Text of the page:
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Ascanius; or the Young Adventurer
Bestselling book of the 18th and 19th centuries.

Historical Timeline
When you have to see where you've been. Here's a selection from the Itinerary of Prince Charles Edward Stuart that has been cross-referenced and geocoded.

MacDonalds (L.P. 484, etc.). The Prince spent the night in ‘a little barn at the head of the loch’ (J.M.B.).

Aug. 20. Remained at Glenfinnan  while the arms and baggage were carried from Loch Shiel to Loch Lochy (L.P. 442).

Aug. 21-22. At Kinlochiel.[1] Here he learned that Sir John Cope  was marching by Dalwhinny towards Fort Augustus. Switenham was dismissed on the 21st and joined Cope at Dalnacardoch  on the 25th (G.C.T. 19). The Prince, hearing for the first time of the reward of £30,000  offered for his capture, prepared a counter proclamation[2] offering £30 for the capture of George II (J.M.B.), afterwards altered to £30,000  (S.M. 1747, p. 626).

Aug. 23. At Fassefern[3], the house of John Cameron[4], Lochiel’s brother (i. 207).

Aug. 24. Marched to Moy[5], crossing a hill to avoid a ship of war lying off Fort William (i. 207).

Aug. 25. At Moy (i. 207), Murray of Broughton  this day named Secretary (J.M.B.).


Aug. 26. Marched to Letterfinlay[6] and on to Invergarry Castle[7]. Met at Invergarry by Fraser  of Gortleg, with a message from Lord Lovat[8] assuring the Prince of his services, and urging him to march north through Stratherrick to Inverness, when the Frasers would rise, and probably the MacLeods, Sir Alexander MacDonald, the MacKenzies, the Grants, and Macintoshes. The Duke of Atholl, on the other hand, pressed him to push south and raise the Atholl country, and reach Edinburgh as soon as possible to unite his followers there. The latter proposal was adopted (L.P. 442). Here a document was drawn up and signed by all the chiefs present, pledging themselves not to lay down their arms or make peace separately without consent of the whole (J.M.B.).

                                      Joined by the Stewarts of Appin under Ardshiel, 260 men (L.P. 442). Heard that Cope  was at Dalwhinny preparing to march over Corryarrack. Sent part of the army by a forced march to seize the pass before Cope could reach it (i. 207, L.P.443, etc.).

                                      On Aug, 19th Cope  left Edinburgh for Stirling; 20th ,marched to Crieff  with the following force: five companies of Lee’s, Murray’s regiment, two companies of Lord John Murray's Highlanders, and was joined at Crieff by eight companies of Lascelles’s (G.C.T. 16). Marched to Amombrie [Amulree], 22nd; Taybridge [Aberfeldy], 23rd; Trinifuir, 24th; Dalnacardoch, 26th; Dalwhinny, 26th (ib. 45). Before leaving Edinburgh he strengthened the garrisons of Edinburgh, Stirling, Glasgow, and Inveraray, and left Gardiner’s dragoons to defend the Forth at Stirling, and Hamilton’s dragoons to defend Edinburgh (ib. 16).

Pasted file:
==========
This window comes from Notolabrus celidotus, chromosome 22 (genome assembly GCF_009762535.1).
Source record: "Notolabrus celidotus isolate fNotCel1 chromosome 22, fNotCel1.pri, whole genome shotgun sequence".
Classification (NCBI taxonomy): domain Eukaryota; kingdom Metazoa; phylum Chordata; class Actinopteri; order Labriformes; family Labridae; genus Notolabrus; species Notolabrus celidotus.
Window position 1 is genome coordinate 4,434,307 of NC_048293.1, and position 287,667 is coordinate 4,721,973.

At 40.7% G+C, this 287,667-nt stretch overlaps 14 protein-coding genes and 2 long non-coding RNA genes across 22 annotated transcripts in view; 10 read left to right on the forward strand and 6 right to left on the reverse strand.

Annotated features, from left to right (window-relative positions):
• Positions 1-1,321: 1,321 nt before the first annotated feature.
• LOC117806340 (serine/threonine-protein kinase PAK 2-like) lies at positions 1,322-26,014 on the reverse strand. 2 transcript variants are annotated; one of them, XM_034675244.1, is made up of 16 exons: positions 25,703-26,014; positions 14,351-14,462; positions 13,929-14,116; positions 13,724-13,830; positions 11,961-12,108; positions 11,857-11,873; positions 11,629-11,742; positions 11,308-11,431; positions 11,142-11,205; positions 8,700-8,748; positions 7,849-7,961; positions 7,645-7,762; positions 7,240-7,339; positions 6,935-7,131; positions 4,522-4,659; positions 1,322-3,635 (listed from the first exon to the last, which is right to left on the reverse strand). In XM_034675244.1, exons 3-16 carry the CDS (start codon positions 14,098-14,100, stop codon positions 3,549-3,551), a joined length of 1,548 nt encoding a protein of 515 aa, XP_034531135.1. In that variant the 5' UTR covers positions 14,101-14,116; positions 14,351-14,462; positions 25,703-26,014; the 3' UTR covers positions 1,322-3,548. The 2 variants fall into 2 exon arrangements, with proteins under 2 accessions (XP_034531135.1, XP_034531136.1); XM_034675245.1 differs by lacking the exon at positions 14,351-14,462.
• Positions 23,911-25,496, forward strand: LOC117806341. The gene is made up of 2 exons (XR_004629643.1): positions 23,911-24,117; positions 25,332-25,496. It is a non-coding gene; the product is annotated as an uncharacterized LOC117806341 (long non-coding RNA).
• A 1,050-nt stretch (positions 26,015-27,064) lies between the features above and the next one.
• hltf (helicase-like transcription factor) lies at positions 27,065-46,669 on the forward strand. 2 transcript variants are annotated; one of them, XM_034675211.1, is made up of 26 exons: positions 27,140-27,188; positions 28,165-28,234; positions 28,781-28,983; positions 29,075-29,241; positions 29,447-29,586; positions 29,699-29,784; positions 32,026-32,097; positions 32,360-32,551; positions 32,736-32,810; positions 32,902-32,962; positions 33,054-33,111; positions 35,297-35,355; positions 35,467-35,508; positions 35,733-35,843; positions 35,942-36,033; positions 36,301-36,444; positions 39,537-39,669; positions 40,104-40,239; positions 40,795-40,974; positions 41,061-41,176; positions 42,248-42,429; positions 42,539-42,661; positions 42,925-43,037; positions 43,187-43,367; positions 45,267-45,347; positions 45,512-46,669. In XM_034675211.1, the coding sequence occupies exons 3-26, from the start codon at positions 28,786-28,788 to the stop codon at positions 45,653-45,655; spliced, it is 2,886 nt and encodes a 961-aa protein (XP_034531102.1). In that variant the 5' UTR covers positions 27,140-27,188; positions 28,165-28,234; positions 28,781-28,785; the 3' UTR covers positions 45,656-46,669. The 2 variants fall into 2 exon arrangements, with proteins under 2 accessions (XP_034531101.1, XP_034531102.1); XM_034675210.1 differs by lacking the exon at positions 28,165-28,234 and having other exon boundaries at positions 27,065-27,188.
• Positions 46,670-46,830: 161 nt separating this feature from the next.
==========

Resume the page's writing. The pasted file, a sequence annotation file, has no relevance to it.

Aug. 27. Marched to Aberchalder (L.P. 442)[9]. Joined by 400 Glengarry  MacDonalds, the MacDonalds of Glencoe  (120 men, H.H. 117)[10], and some of the Grants of Glenmoriston (J.M.B., L.P. 442), but deserted by some of Keppoch’s men[11].

[1] A letter from the Prince, dated Kinlochiel, 22nd August, to Sir James Grant of Grant is facsimiled in Sir William Fraser's Chiefs of Grants, ii. 386.

[2] There is no old house now with which the Prince’s name is associated, but a flat moor is pointed out where the reward for King George was publicly proclaimed.

[3] Fassefern (Ord. Sur. Fassifern [Fassfern]) still stands, but two years ago the rooms occupied by the Prince were considerably altered.

[4] John Cameron did not join the Prince.

[5] The house occupied at Moy no longer exists.

[6] Cameron states that the Prince spent the night at Letterfinlay (i. 207), but from the united evidence of Murray’s Journal, the Lockhart Papers (L.P. 442), and the indirect evidence of the Culloden Papers, it is pretty certain that he went on the same day to Invergarry.

The Prince's halting-place at Letterfinlay is believed to be the old inn on Wade's road, now sometimes used for changing post-horses.

[7] Glengarry himself had gone to join Cope. See ante, p. 5, n 5. Invergarry Castle was burned down by Cumberland’s soldiers in May 1746 (S.M. 287).

[8] This was Lord Lovat’s first communication to the Prince (J.M.B.).

[9] This house no longer exists.

[10] Home  states that one-half did not join until the army was between Perth and Dunblane  (H.H. 77 n).

[11] Murray of Broughton states that the reason for the desertion was a private quarrel with the chief, which in his MS. is explained by a note to have been the refusal of the chief, a strict Protestant, to allow a favourite priest to accompany the clan, many of whom were Catholics. I am informed, however, by Mrs. Macdonnell of Keppoch, whose late husband was great-grandson of the Keppoch of the ‘45, that this must be a mistake, as the chief was never a Protestant, though his eldest son married a Protestant wife and abandoned his religion.

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